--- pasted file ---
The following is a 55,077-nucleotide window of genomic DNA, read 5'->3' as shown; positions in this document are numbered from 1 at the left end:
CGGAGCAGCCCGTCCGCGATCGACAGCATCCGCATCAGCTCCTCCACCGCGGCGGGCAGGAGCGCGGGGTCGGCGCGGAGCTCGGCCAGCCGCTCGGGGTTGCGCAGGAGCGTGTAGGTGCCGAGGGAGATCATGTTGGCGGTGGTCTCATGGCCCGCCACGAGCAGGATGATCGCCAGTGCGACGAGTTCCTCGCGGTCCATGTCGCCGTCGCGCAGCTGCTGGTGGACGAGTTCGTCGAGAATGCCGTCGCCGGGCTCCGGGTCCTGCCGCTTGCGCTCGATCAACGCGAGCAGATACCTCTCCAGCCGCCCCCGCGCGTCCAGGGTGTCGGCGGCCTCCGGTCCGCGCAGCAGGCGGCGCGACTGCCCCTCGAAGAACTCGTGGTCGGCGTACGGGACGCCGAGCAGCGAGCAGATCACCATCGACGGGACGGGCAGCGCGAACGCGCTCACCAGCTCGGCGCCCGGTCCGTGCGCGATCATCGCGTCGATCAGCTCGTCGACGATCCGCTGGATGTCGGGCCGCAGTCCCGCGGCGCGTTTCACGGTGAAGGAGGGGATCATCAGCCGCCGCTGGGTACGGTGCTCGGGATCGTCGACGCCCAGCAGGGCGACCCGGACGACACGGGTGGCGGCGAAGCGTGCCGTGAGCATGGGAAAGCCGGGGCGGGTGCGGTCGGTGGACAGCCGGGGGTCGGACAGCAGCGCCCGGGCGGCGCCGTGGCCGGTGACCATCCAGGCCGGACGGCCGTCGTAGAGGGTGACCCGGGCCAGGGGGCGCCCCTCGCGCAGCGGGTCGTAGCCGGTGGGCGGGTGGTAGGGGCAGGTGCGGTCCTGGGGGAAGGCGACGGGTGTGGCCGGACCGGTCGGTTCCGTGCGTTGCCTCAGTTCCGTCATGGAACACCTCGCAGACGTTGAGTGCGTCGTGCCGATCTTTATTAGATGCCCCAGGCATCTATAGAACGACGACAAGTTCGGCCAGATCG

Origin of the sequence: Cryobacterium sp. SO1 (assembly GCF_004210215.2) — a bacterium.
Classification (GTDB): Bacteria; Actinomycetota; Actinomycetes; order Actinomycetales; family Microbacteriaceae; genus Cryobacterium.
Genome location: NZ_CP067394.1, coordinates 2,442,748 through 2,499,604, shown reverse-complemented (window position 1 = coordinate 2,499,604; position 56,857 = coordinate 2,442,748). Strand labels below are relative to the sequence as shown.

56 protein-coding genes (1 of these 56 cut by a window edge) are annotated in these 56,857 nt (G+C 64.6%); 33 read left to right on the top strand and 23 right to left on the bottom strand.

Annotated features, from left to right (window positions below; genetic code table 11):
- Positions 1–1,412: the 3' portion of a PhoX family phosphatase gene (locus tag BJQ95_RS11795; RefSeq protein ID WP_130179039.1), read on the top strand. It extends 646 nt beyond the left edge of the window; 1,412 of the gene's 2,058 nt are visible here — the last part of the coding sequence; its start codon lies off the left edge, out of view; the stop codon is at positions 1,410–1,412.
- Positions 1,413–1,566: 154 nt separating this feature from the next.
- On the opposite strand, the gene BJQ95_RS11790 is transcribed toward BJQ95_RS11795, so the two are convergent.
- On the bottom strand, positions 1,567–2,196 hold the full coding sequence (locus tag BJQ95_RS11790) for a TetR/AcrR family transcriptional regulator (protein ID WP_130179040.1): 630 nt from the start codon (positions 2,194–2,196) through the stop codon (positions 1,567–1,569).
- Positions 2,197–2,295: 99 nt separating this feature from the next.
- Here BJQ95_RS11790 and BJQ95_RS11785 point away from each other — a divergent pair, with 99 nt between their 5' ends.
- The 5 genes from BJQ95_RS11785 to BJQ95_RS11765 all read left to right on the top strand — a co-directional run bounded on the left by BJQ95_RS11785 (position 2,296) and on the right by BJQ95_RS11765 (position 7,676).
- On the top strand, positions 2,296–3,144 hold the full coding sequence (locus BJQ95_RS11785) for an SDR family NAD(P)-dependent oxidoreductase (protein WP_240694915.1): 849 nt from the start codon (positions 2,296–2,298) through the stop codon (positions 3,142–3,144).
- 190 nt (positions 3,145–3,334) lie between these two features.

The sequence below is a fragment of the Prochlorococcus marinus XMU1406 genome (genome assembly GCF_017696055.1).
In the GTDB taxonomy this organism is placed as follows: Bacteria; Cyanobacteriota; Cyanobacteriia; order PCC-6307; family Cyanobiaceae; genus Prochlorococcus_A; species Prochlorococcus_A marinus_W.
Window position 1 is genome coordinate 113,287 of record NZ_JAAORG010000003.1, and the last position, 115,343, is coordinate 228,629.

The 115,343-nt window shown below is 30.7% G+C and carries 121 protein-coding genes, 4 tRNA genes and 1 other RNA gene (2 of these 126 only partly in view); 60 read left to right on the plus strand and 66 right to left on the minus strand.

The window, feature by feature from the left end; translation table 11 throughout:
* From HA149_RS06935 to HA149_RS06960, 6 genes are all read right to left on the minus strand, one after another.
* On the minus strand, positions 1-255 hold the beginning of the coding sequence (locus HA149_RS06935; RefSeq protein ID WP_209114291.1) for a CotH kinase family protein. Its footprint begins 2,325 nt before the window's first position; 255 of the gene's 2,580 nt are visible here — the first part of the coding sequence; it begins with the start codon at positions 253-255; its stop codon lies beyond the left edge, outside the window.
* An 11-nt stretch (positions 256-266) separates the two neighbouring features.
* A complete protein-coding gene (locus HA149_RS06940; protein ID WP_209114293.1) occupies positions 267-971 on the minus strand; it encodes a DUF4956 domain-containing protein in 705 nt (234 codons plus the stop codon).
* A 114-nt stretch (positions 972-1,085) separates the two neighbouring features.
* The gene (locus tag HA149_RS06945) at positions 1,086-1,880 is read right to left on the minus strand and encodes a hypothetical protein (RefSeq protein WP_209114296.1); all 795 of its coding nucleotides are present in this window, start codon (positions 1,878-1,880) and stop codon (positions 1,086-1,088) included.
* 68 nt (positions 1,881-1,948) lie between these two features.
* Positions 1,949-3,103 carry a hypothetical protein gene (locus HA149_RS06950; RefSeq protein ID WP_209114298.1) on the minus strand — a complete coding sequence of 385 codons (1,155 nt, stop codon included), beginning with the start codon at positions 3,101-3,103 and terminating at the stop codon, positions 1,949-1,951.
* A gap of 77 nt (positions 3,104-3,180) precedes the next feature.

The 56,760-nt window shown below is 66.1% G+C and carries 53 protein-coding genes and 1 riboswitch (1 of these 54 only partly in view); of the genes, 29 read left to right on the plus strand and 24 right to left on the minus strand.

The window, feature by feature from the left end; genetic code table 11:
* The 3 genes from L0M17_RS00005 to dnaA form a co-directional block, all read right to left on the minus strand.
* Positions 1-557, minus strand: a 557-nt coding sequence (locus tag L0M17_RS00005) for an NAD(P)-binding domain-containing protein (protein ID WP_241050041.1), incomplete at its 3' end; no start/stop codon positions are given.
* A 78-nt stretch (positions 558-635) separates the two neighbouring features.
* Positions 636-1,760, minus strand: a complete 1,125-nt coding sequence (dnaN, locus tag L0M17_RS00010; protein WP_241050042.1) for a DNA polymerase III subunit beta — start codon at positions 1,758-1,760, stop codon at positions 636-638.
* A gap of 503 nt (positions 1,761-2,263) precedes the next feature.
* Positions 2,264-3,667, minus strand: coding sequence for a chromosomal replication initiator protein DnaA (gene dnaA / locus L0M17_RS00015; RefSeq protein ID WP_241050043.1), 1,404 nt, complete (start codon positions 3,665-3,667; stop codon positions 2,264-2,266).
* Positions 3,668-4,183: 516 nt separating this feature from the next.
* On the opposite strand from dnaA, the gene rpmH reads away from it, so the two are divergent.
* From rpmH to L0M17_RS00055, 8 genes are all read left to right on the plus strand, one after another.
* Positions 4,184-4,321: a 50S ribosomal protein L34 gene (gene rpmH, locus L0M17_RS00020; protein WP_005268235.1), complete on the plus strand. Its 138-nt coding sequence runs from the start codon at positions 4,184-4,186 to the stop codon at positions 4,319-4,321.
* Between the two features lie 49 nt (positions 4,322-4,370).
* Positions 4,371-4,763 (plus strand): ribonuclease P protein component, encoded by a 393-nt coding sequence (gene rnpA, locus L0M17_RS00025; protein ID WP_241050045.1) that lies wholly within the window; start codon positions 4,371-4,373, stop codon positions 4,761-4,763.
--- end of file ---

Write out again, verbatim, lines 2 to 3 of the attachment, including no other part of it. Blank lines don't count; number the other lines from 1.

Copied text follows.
CGGAGCAGCCCGTCCGCGATCGACAGCATCCGCATCAGCTCCTCCACCGCGGCGGGCAGGAGCGCGGGGTCGGCGCGGAGCTCGGCCAGCCGCTCGGGGTTGCGCAGGAGCGTGTAGGTGCCGAGGGAGATCATGTTGGCGGTGGTCTCATGGCCCGCCACGAGCAGGATGATCGCCAGTGCGACGAGTTCCTCGCGGTCCATGTCGCCGTCGCGCAGCTGCTGGTGGACGAGTTCGTCGAGAATGCCGTCGCCGGGCTCCGGGTCCTGCCGCTTGCGCTCGATCAACGCGAGCAGATACCTCTCCAGCCGCCCCCGCGCGTCCAGGGTGTCGGCGGCCTCCGGTCCGCGCAGCAGGCGGCGCGACTGCCCCTCGAAGAACTCGTGGTCGGCGTACGGGACGCCGAGCAGCGAGCAGATCACCATCGACGGGACGGGCAGCGCGAACGCGCTCACCAGCTCGGCGCCCGGTCCGTGCGCGATCATCGCGTCGATCAGCTCGTCGACGATCCGCTGGATGTCGGGCCGCAGTCCCGCGGCGCGTTTCACGGTGAAGGAGGGGATCATCAGCCGCCGCTGGGTACGGTGCTCGGGATCGTCGACGCCCAGCAGGGCGACCCGGACGACACGGGTGGCGGCGAAGCGTGCCGTGAGCATGGGAAAGCCGGGGCGGGTGCGGTCGGTGGACAGCCGGGGGTCGGACAGCAGCGCCCGGGCGGCGCCGTGGCCGGTGACCATCCAGGCCGGACGGCCGTCGTAGAGGGTGACCCGGGCCAGGGGGCGCCCCTCGCGCAGCGGGTCGTAGCCGGTGGGCGGGTGGTAGGGGCAGGTGCGGTCCTGGGGGAAGGCGACGGGTGTGGCCGGACCGGTCGGTTCCGTGCGTTGCCTCAGTTCCGTCATGGAACACCTCGCAGACGTTGAGTGCGTCGTGCCGATCTTTATTAGATGCCCCAGGCATCTATAGAACGACGACAAGTTCGGCCAGATCG

Origin of the sequence: Cryobacterium sp. SO1 (assembly GCF_004210215.2) — a bacterium.